Relationship between ‘biotopes of conservation interest and meso-scale geomorphological features

Cold-water coral reef.

In this study L. pertusa reef was associated with cliff top mounds and S. variabilis with radial ridges on the NW side of Anton Dohrn Seamount over a depth range of 747–791 and 1318–1351 m respectively. The findings of the L. pertusa reef support those of earlier studies which found that the largest reefs occur in depths between 500–1200 m [107, 108] and may be associated with topographic features such as ridges (Sula Ridge), escarpments (Pelagia Mounds) and channels (Hovland Mounds) [108110]. Few data are available on geomorphological associations of S. variabilis reef but they are likely to be similar to L. pertusa. These relationships most likely reflect both the substratum and hydrodynamic requirements of reef habitat development [37]. Reef habitat forms in areas of enhanced turbidity, within a narrow density envelope, with high current velocities that prevent local sedimentation but provide enhanced encounter rates with food particles [111113]. These conditions must be stable over long periods of time to allow reef development [111]. Factors driving the spatial distribution of reefs have been related to various oceanographic processes, including internal tides [107], rectification of diurnal tides and Taylor column formation [114], rapid down-welling of surface water caused by hydraulic control of tidal flow and advection of deep bottom water [115], again all thought to result in enhanced delivery of suspended particles to the corals [116]. While there are no data on the fine-scale oceanography of the Anton Dohrn Seamount, these types of oceanographic processes are likely to occur in areas of topographic complexity such as around mounds and on radial ridges. On a broader scale the Anton Dohrn Seamount is thought to support the development of Taylor Columns [117] known to be important in determining reef distribution [115].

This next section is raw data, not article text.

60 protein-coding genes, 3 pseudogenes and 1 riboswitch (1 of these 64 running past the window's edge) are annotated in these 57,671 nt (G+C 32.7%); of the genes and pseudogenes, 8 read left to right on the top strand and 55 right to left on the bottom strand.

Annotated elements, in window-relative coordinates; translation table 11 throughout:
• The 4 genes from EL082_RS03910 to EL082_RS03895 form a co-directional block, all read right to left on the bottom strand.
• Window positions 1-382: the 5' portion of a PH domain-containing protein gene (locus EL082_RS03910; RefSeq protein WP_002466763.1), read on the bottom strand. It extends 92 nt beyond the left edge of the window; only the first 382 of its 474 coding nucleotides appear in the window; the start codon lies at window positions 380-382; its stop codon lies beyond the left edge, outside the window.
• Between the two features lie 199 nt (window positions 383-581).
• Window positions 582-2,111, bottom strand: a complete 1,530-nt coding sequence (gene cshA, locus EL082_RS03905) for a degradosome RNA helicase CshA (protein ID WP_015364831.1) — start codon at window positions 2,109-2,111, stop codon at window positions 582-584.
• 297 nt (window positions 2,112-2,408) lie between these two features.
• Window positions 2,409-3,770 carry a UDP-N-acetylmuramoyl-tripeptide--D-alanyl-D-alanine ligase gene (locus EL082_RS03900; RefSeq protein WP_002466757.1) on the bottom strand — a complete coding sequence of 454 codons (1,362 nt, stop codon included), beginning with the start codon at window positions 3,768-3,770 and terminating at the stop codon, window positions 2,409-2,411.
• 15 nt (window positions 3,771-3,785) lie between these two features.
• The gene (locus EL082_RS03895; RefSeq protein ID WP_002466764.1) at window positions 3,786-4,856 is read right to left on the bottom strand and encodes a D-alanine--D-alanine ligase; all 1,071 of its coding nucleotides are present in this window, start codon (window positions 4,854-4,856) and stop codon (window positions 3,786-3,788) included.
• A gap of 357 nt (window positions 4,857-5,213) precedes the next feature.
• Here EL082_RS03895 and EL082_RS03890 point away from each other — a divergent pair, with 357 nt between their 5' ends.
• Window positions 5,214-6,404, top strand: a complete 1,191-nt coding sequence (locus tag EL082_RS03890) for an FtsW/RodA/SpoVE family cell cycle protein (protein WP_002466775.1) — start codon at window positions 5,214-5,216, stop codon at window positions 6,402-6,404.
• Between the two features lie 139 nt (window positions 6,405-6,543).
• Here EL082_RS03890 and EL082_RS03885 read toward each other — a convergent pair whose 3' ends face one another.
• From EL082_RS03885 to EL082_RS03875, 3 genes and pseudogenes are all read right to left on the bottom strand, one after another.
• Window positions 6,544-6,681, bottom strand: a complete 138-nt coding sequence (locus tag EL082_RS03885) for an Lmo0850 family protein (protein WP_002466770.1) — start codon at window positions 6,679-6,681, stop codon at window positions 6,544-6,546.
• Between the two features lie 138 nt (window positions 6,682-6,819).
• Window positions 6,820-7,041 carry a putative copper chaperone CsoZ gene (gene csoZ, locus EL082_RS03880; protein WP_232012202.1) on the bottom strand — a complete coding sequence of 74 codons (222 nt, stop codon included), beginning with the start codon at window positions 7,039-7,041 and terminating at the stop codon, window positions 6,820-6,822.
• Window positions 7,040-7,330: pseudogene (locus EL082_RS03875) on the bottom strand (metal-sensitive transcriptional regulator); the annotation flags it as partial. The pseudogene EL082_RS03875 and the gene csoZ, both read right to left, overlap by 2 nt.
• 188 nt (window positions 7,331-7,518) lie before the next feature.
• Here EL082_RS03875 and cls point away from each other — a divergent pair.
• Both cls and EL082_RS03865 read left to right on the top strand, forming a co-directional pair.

Xenophyophore communities.